1.4 million people, more than half of Gaza’s population, take refuge
Netanyahu presses ahead: “Is this a war zone?”
WSJ “U.S.-Israel in complete conflict”
At least dozens of people were killed on the 12th when Israel attacked Rafah, the southernmost city in the Gaza Strip, despite opposition from the international community, including the United States. Rafah, which borders Egypt, is where 1.4 million civilians who have come to the south to escape the war between Israel and the Palestinian armed group Hamas are concentrated, and is a major gateway through which relief supplies from the international community enter. Israeli Prime Minister Benjamin Netanyahu refuted the international community’s criticism of the airstrikes in the area, saying, “Are you saying we should lose the war?”
The exact number of casualties from today’s attack has not yet been determined. However, according to the Times of Israel, the Gaza Strip Health Ministry of Hamas announced that about 100 civilians were killed in Rafah in the early morning of the same day due to bombing using fighter jets and tanks of the Israeli Defense Forces (IDF). Currently, it is estimated that 1.4 million people, more than half of the population of 2.3 million people in the Gaza Strip, are staying in the Rafah area, which is called the last refuge in the Gaza Strip, saying, “There is no place to escape anymore.”
Israel, which retaliated after being attacked by Hamas on October 7 last year, carried out ground operations in the northern and central Gaza Strip and has recently gradually carried out attacks on Rafah. As a result, the risk of mass murder of civilians has increased, sparking concern in the international community.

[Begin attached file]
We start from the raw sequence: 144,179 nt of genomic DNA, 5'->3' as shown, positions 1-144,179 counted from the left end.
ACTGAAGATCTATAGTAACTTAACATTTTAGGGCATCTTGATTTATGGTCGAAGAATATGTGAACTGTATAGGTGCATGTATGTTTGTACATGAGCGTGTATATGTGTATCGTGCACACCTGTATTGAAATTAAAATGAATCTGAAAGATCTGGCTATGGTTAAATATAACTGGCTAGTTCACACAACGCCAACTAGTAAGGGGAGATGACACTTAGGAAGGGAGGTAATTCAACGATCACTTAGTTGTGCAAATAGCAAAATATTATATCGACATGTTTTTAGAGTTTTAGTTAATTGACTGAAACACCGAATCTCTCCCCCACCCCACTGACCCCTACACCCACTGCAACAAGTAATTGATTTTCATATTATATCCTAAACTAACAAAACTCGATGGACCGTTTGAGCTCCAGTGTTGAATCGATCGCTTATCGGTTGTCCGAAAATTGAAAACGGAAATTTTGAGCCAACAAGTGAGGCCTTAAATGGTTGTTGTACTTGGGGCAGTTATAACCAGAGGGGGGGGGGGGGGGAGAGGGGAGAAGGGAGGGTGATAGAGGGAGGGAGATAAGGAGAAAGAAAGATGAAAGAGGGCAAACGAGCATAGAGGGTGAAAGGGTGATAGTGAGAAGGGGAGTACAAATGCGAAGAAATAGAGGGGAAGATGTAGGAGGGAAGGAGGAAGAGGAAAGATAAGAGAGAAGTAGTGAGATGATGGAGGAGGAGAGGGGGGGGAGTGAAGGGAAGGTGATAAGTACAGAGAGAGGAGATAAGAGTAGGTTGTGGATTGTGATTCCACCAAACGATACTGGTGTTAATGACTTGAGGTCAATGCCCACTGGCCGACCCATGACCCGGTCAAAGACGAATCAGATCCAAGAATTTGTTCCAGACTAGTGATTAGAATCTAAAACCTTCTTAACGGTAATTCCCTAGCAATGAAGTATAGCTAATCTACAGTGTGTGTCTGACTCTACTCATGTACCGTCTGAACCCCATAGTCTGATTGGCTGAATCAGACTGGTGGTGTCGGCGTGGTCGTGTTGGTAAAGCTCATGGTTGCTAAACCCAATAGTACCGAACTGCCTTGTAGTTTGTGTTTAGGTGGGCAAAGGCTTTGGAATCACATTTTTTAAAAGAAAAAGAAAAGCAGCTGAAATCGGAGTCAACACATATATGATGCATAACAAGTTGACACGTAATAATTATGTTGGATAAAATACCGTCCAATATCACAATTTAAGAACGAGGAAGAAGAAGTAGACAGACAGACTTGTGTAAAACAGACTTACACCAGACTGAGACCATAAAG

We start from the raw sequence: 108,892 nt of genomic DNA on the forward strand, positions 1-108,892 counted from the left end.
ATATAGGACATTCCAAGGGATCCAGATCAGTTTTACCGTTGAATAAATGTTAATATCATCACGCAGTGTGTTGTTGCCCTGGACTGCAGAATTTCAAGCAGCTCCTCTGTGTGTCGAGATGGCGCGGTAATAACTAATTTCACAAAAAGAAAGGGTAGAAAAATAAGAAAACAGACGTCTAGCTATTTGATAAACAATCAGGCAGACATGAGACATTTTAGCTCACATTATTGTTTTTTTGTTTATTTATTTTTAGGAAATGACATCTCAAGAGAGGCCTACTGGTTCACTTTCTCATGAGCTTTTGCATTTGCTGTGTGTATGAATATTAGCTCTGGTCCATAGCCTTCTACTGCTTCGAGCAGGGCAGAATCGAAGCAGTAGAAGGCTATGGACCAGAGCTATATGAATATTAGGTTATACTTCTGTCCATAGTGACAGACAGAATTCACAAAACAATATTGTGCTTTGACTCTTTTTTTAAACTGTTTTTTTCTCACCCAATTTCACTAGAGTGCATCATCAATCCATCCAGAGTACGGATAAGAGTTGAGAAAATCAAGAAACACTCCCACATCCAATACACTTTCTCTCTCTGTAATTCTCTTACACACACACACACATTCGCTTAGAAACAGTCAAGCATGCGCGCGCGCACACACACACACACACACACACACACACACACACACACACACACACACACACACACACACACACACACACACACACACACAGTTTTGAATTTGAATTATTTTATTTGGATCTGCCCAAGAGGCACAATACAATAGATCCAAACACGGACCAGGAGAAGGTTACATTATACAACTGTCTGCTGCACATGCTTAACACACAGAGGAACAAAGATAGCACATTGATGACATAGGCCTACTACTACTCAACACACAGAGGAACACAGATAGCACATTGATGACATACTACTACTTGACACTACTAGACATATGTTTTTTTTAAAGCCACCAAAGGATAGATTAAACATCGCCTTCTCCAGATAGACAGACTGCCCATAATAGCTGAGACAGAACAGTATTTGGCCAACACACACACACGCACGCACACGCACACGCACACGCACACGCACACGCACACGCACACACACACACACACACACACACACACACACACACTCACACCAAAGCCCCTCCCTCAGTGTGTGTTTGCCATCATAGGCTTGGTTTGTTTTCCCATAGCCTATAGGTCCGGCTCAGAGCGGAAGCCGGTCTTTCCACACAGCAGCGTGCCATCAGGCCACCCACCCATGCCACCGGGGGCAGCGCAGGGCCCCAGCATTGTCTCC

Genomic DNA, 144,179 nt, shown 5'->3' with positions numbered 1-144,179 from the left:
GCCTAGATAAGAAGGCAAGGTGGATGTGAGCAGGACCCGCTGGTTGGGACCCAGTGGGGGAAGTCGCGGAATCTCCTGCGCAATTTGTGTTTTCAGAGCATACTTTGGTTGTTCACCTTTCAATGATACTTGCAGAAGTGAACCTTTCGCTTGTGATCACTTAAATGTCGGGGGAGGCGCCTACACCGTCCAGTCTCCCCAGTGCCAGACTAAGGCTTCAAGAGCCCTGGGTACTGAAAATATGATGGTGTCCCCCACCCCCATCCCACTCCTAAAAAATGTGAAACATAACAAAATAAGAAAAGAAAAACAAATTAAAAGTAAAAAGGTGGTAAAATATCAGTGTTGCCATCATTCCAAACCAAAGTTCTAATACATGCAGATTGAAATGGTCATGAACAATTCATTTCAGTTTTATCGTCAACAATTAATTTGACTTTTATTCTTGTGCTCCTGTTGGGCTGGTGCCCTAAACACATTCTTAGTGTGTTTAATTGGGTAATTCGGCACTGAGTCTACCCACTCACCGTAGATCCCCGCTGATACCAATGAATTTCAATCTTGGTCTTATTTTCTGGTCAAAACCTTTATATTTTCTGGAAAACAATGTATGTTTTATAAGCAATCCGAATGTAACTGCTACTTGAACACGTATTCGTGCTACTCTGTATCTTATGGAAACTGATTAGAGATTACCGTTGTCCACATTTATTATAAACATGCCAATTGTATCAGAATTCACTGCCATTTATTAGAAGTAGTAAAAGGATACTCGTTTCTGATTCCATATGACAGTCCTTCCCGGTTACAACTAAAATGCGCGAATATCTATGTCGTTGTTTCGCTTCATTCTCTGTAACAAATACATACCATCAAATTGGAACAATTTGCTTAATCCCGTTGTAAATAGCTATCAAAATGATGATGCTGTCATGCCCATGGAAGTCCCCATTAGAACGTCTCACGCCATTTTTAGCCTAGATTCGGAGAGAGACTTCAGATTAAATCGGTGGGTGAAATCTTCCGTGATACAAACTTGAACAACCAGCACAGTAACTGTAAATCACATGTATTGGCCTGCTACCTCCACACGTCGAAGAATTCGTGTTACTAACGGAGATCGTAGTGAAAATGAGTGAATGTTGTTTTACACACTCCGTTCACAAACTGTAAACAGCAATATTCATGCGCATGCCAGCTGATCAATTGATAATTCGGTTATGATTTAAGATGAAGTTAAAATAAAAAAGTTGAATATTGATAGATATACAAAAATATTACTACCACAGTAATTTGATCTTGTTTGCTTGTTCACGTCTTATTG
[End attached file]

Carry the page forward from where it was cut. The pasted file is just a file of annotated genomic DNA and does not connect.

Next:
This attack took place immediately after U.S. President Joe Biden conveyed to Prime Minister Netanyahu in a phone call on the 11th that “military operations should not be carried out in Rafah before the safety of the residents is secured.” Previously, on the 8th, President Biden criticized Israel’s recent attack, saying it had “crossed the line.” The Wall Street Journal (WSJ) quoted former Israeli Ambassador to the U.S. Michael Oren and reported that “the United States and Israel are ‘completely at odds’” regarding how to conduct the war.
On the same day, Prime Minister Netanyahu appeared on ABC’s ‘This Week’ and said, “The admonition not to enter Rafah under any circumstances is basically saying that we should lose the war and leave Hamas alone,” and added, “It is a story that has no room for second thought, and victory is a victory.” “It’s just around the corner,” he dismissed. He also added that he is making efforts to reduce civilian casualties, including instructing the military on evacuation plans for refugees. The IDF rescued two male hostages held by Hamas in an attack on the 12th.
Neighboring Arab countries are all protesting. Egypt strongly criticized Israel through an official statement from the Ministry of Foreign Affairs, saying, “It is a violation of international law, international humanitarian law, etc.” According to Al-Ahram, an Egyptian media outlet, there was a strong warning that if the Israeli ground forces advanced on Rafah, they would stop the ‘Camp David Peace Agreement’ that led to the end of the 1978 Israel-Egypt War.
Mark Jones is a world traveler and journalist for News Rebeat. With a curious mind and a love of adventure, Mark brings a unique perspective to the latest global events and provides in-depth and thought-provoking coverage of the world at large.